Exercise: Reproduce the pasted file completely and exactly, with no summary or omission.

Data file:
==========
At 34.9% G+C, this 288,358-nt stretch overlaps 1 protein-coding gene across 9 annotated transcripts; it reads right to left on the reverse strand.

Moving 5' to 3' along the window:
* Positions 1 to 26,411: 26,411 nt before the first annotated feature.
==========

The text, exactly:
At 34.9% G+C, this 288,358-nt stretch overlaps 1 protein-coding gene across 9 annotated transcripts; it reads right to left on the reverse strand.

Moving 5' to 3' along the window:
* Positions 1 to 26,411: 26,411 nt before the first annotated feature.